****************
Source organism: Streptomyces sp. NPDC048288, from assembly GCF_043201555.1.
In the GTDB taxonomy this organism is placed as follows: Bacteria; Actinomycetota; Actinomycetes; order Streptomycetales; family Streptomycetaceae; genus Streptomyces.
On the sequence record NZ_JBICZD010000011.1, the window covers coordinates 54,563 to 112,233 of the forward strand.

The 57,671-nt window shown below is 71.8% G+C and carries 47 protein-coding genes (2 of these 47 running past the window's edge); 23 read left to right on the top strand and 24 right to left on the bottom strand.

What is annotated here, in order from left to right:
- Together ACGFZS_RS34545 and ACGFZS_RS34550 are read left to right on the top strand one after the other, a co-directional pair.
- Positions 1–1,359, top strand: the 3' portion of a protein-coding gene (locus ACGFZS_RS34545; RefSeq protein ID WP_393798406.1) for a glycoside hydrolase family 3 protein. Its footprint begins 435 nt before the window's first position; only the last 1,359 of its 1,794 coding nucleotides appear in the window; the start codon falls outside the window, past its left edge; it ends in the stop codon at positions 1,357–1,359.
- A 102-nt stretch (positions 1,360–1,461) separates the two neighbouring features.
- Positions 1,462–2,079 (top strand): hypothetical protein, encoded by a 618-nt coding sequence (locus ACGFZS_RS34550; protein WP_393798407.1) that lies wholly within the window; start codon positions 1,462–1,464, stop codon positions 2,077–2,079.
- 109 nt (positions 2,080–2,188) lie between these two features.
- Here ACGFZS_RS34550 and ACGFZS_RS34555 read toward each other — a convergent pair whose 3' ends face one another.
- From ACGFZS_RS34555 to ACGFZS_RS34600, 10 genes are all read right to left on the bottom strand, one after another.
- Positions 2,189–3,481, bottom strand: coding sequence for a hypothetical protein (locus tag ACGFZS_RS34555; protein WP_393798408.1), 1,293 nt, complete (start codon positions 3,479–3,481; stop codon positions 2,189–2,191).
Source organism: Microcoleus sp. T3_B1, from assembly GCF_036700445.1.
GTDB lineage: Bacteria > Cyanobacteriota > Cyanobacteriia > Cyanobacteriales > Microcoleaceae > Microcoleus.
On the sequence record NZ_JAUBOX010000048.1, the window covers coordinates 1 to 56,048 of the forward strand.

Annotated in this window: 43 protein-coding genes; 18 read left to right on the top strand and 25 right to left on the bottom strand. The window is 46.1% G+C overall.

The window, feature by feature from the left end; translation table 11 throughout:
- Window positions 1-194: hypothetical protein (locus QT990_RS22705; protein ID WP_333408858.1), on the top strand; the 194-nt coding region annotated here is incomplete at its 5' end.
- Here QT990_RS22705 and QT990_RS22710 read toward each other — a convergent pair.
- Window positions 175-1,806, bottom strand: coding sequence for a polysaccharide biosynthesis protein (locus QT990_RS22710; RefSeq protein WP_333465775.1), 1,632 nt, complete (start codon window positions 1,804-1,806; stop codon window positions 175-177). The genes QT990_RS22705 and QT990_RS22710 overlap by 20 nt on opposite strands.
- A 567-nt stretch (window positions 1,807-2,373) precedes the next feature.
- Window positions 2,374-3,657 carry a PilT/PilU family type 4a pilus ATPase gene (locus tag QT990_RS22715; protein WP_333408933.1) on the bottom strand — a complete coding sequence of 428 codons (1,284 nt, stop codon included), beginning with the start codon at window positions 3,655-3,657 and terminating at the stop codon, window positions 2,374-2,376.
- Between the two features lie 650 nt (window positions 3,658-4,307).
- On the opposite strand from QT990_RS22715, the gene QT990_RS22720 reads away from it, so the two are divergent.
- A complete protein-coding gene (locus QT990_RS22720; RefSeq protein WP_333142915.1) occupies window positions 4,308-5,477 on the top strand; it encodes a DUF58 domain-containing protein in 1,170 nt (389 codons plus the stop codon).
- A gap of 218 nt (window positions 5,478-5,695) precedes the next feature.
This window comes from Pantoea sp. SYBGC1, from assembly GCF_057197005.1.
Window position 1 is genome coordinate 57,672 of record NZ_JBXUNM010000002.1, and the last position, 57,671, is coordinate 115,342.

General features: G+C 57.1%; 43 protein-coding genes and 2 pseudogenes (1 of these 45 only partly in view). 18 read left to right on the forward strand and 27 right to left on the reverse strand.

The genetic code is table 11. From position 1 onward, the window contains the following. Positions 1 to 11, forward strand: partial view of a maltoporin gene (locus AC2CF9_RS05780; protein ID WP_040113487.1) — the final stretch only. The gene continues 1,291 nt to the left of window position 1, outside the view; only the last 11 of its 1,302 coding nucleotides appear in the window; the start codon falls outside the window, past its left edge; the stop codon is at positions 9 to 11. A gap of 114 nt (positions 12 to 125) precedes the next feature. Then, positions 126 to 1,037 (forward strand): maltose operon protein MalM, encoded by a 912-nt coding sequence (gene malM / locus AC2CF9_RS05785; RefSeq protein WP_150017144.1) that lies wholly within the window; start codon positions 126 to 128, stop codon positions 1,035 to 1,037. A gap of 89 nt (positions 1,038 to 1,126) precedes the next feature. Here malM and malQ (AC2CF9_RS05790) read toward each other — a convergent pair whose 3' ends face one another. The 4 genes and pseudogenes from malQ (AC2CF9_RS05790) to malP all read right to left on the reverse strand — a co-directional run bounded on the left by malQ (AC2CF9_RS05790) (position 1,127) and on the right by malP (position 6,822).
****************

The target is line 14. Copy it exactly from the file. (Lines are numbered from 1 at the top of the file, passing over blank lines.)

Source organism: Microcoleus sp. T3_B1, from assembly GCF_036700445.1.